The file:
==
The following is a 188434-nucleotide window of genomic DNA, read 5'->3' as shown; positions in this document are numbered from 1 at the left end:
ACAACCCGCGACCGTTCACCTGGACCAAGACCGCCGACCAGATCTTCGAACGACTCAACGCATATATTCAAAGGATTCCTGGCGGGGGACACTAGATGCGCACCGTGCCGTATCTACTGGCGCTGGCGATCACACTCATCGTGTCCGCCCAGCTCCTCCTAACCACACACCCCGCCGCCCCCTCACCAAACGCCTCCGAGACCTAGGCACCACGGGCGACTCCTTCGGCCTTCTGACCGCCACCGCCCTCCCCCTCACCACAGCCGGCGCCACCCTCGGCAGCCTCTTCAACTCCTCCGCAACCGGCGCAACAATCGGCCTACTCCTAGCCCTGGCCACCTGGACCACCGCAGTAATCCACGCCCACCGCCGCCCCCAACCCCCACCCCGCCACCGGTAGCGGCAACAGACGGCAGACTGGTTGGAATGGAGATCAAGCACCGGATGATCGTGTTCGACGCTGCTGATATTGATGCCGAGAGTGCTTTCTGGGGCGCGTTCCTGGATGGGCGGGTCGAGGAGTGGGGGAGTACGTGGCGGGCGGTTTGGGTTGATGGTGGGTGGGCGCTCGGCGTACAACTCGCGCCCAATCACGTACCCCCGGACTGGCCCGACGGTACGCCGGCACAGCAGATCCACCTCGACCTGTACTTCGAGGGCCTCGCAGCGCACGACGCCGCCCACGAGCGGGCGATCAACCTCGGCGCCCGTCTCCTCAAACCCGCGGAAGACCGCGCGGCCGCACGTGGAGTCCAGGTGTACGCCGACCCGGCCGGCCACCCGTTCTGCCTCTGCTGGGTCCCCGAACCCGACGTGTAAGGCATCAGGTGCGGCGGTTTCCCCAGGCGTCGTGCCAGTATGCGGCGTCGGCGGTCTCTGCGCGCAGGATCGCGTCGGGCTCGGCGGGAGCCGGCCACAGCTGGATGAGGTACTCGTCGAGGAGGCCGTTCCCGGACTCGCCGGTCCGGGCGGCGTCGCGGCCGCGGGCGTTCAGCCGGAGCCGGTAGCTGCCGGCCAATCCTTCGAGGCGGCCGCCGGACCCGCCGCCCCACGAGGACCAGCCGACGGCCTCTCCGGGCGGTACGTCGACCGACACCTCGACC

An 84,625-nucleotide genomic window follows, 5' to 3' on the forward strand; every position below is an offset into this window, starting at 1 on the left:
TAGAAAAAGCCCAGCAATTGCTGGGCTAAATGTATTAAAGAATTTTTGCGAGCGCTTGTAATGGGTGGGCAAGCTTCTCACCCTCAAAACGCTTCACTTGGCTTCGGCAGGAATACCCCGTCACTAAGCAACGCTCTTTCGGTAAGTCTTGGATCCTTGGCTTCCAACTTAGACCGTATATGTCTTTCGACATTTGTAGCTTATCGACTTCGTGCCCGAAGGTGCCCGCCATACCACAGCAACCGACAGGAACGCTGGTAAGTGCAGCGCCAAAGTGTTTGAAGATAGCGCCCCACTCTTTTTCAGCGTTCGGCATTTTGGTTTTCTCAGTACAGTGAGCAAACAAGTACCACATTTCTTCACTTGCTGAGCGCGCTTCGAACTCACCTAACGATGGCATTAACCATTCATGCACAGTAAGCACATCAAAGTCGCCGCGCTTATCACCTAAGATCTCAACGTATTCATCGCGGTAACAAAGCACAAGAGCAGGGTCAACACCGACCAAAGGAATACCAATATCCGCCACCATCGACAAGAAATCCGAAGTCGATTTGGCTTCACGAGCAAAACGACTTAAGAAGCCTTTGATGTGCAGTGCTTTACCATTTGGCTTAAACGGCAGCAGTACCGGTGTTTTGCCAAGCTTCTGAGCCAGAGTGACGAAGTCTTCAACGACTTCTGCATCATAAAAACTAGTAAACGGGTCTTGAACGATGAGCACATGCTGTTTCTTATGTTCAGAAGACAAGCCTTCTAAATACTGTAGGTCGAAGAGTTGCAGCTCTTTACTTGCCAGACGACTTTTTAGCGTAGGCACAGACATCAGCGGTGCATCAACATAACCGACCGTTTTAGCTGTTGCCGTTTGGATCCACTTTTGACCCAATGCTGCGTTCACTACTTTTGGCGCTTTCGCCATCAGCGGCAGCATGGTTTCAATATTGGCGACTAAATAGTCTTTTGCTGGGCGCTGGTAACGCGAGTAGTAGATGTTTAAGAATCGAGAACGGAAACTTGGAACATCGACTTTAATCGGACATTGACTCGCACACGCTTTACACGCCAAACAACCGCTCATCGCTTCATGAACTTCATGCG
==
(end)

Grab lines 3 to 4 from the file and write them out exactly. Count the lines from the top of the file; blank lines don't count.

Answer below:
An 84,625-nucleotide genomic window follows, 5' to 3' on the forward strand; every position below is an offset into this window, starting at 1 on the left:
TAGAAAAAGCCCAGCAATTGCTGGGCTAAATGTATTAAAGAATTTTTGCGAGCGCTTGTAATGGGTGGGCAAGCTTCTCACCCTCAAAACGCTTCACTTGGCTTCGGCAGGAATACCCCGTCACTAAGCAACGCTCTTTCGGTAAGTCTTGGATCCTTGGCTTCCAACTTAGACCGTATATGTCTTTCGACATTTGTAGCTTATCGACTTCGTGCCCGAAGGTGCCCGCCATACCACAGCAACCGACAGGAACGCTGGTAAGTGCAGCGCCAAAGTGTTTGAAGATAGCGCCCCACTCTTTTTCAGCGTTCGGCATTTTGGTTTTCTCAGTACAGTGAGCAAACAAGTACCACATTTCTTCACTTGCTGAGCGCGCTTCGAACTCACCTAACGATGGCATTAACCATTCATGCACAGTAAGCACATCAAAGTCGCCGCGCTTATCACCTAAGATCTCAACGTATTCATCGCGGTAACAAAGCACAAGAGCAGGGTCAACACCGACCAAAGGAATACCAATATCCGCCACCATCGACAAGAAATCCGAAGTCGATTTGGCTTCACGAGCAAAACGACTTAAGAAGCCTTTGATGTGCAGTGCTTTACCATTTGGCTTAAACGGCAGCAGTACCGGTGTTTTGCCAAGCTTCTGAGCCAGAGTGACGAAGTCTTCAACGACTTCTGCATCATAAAAACTAGTAAACGGGTCTTGAACGATGAGCACATGCTGTTTCTTATGTTCAGAAGACAAGCCTTCTAAATACTGTAGGTCGAAGAGTTGCAGCTCTTTACTTGCCAGACGACTTTTTAGCGTAGGCACAGACATCAGCGGTGCATCAACATAACCGACCGTTTTAGCTGTTGCCGTTTGGATCCACTTTTGACCCAATGCTGCGTTCACTACTTTTGGCGCTTTCGCCATCAGCGGCAGCATGGTTTCAATATTGGCGACTAAATAGTCTTTTGCTGGGCGCTGGTAACGCGAGTAGTAGATGTTTAAGAATCGAGAACGGAAACTTGGAACATCGACTTTAATCGGACATTGACTCGCACACGCTTTACACGCCAAACAACCGCTCATCGCTTCATGAACTTCATGCG